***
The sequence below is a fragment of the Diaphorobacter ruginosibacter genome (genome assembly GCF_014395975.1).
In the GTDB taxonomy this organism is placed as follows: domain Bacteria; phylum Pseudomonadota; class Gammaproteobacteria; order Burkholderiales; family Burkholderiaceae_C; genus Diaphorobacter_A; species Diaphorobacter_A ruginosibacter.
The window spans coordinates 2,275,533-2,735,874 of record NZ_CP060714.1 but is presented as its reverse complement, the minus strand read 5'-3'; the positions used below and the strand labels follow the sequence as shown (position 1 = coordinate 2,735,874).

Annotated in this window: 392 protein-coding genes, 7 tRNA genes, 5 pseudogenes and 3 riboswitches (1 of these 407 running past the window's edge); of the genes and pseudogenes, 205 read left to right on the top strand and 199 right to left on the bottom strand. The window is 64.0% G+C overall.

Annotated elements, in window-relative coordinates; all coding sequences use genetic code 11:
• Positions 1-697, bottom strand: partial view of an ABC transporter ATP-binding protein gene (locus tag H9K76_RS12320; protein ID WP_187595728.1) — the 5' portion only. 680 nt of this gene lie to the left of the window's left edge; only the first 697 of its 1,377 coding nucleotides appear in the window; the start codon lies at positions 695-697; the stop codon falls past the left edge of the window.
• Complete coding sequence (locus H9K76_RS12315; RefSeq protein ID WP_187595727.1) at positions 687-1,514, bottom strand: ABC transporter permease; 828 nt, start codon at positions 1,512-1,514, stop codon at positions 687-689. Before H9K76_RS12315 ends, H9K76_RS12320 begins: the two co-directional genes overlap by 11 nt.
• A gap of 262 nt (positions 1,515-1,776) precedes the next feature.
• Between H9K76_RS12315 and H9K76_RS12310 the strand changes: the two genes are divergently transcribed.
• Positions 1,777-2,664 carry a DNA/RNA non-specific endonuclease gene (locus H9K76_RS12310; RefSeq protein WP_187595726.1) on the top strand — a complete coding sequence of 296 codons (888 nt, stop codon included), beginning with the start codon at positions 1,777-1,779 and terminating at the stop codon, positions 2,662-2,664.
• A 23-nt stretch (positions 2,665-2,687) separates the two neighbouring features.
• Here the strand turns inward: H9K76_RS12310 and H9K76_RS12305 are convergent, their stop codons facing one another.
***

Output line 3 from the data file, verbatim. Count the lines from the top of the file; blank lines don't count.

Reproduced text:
The window spans coordinates 2,275,533-2,735,874 of record NZ_CP060714.1 but is presented as its reverse complement, the minus strand read 5'-3'; the positions used below and the strand labels follow the sequence as shown (position 1 = coordinate 2,735,874).